Apollo 11 Mission Anniversary: Neil Armstrong, Buzz Aldrin First on Moon

The United States space program, known today as NASA, was started in 1958 and by 1969—less than a decade after President John F. Kennedy asked the agency to put a man on the moon—it happened. Except it put two men on the moon. 

Friday marked the 49th anniversary of that moon landing, a win for the United States in the space race and as astronaut Neil Armstrong said, "one giant leap for mankind." 

The mission officially started July 16, 1969, when three astronauts climbed into the Apollo 11 Command Module Columbia before liftoff. But months of training and preparations went into the mission before then. 

The three men who flew on the Apollo 11 mission were Neil Armstrong, Edwin E. "Buzz" Aldrin Jr. and Michael Collins. The mission went according to plan, and three days after the men launched from the Kennedy Space Center in Cape Canaveral, Florida, they entered orbit around the moon, on July 19, 1969.

They spent their three-day journey in the command module, service module and lunar module, which made up the ship. After they arrived in orbit, they used a day to prepare the modules as well as themselves for making history. On July 20, 1969, Armstrong and Aldrin got into the Lunar Module Eagle and set off for a place no human had ever gone before, the surface of the moon.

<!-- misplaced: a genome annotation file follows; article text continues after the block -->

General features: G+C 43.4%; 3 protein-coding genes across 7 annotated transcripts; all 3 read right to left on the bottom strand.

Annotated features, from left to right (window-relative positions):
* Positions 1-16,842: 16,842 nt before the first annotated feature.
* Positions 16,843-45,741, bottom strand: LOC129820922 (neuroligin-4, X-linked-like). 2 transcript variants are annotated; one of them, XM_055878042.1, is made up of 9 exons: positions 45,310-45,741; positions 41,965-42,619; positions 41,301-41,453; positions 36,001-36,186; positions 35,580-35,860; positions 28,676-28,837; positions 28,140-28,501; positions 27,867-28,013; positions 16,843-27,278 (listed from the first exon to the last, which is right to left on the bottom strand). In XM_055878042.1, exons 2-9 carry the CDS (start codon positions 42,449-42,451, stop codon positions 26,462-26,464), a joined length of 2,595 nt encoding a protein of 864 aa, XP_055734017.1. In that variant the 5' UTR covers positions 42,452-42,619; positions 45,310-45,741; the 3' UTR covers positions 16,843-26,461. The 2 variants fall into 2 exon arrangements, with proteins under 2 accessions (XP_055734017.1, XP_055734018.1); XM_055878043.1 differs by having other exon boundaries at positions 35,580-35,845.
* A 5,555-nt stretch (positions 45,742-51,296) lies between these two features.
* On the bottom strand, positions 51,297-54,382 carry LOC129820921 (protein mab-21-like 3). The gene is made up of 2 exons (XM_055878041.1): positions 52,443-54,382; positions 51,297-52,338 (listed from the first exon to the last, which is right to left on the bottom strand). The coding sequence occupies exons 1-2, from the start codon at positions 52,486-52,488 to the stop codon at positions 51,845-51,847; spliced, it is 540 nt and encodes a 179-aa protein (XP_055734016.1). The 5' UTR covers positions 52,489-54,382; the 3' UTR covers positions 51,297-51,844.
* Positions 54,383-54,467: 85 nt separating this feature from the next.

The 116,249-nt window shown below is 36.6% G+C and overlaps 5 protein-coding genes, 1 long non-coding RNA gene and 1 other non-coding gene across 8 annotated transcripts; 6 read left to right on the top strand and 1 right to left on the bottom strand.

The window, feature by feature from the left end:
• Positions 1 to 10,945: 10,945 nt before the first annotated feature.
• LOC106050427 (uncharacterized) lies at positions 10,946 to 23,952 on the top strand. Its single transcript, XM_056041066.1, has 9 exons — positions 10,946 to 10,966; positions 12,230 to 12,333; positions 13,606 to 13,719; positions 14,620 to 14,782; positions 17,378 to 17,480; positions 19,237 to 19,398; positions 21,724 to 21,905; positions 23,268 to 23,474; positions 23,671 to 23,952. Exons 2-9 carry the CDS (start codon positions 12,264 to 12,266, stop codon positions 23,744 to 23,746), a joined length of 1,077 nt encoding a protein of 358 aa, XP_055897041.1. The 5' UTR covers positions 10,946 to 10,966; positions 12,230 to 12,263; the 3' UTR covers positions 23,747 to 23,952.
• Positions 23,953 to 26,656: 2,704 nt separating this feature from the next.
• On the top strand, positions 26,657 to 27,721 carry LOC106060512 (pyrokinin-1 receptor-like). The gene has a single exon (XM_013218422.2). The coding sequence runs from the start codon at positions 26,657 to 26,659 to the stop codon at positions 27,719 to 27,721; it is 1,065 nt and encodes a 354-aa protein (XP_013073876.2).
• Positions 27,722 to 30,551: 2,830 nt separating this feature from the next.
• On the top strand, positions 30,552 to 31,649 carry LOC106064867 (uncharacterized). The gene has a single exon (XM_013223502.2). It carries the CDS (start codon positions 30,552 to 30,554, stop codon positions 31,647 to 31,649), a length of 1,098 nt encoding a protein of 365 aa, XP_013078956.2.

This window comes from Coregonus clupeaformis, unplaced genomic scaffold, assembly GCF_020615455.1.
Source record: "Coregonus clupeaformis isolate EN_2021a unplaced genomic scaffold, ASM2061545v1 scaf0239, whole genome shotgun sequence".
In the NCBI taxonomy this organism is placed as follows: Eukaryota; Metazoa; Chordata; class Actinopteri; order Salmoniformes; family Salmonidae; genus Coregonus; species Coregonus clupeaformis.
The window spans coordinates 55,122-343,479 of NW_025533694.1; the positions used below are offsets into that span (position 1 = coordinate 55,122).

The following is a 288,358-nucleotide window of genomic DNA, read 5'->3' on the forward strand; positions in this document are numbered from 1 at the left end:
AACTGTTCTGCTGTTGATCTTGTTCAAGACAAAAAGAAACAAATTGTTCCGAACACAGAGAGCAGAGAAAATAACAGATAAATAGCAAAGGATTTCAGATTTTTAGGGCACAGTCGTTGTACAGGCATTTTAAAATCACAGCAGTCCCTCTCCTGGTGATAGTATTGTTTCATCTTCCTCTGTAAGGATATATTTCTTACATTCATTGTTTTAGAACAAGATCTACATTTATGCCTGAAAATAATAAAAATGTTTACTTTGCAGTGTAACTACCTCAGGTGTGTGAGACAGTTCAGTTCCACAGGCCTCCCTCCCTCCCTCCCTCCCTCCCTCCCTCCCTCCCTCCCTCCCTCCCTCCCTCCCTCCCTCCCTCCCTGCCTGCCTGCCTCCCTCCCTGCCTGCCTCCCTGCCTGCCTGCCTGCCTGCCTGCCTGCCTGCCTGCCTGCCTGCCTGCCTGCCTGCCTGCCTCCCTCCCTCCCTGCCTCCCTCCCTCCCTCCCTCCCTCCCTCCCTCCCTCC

While Armstrong and Aldrin went down to the moon's surface, Collins stayed in the Command Module. There he did space experiments and took photos of Earth and the space around it, including the moon, according to NASA.

flag on moon A photo of NASA astronaut Buzz Aldrin near the flag of the United States of America, planted on the moon. This image was taken July 20, 1969. Neil Armstrong/NASA

Down on the moon, Armstrong and Aldrin did experiments, too, and even collected moon rocks and dust off the surface to bring back to Earth for testing. During that time, they also planted the iconic flag of the United States of America, which is still there today. 

The duo took photos on the surface of the moon as well, though Armstrong took most of the photos, so he's in few of them. One taken by Aldrin shows Armstrong at the base of the Eagle.

neil armstrong on the moon This photo taken on the surface of the moon by NASA astronaut Buzz Aldrin shows NASA astronaut Neil Armstrong near the base of the Eagle Lunar Module. Buzz Aldrin/NASA

But the stay on the moon was short-lived: Aldrin and Armstrong only spent a total of 21 hours and 36 minutes on the actual surface of the moon before they got back in the module to reunite with the command module and Collins. 

The three of them re-entered the Earth's atmosphere and returned to the Earth's surface on July 24, 1969, more than a week after they originally blasted off on a quest to make history.

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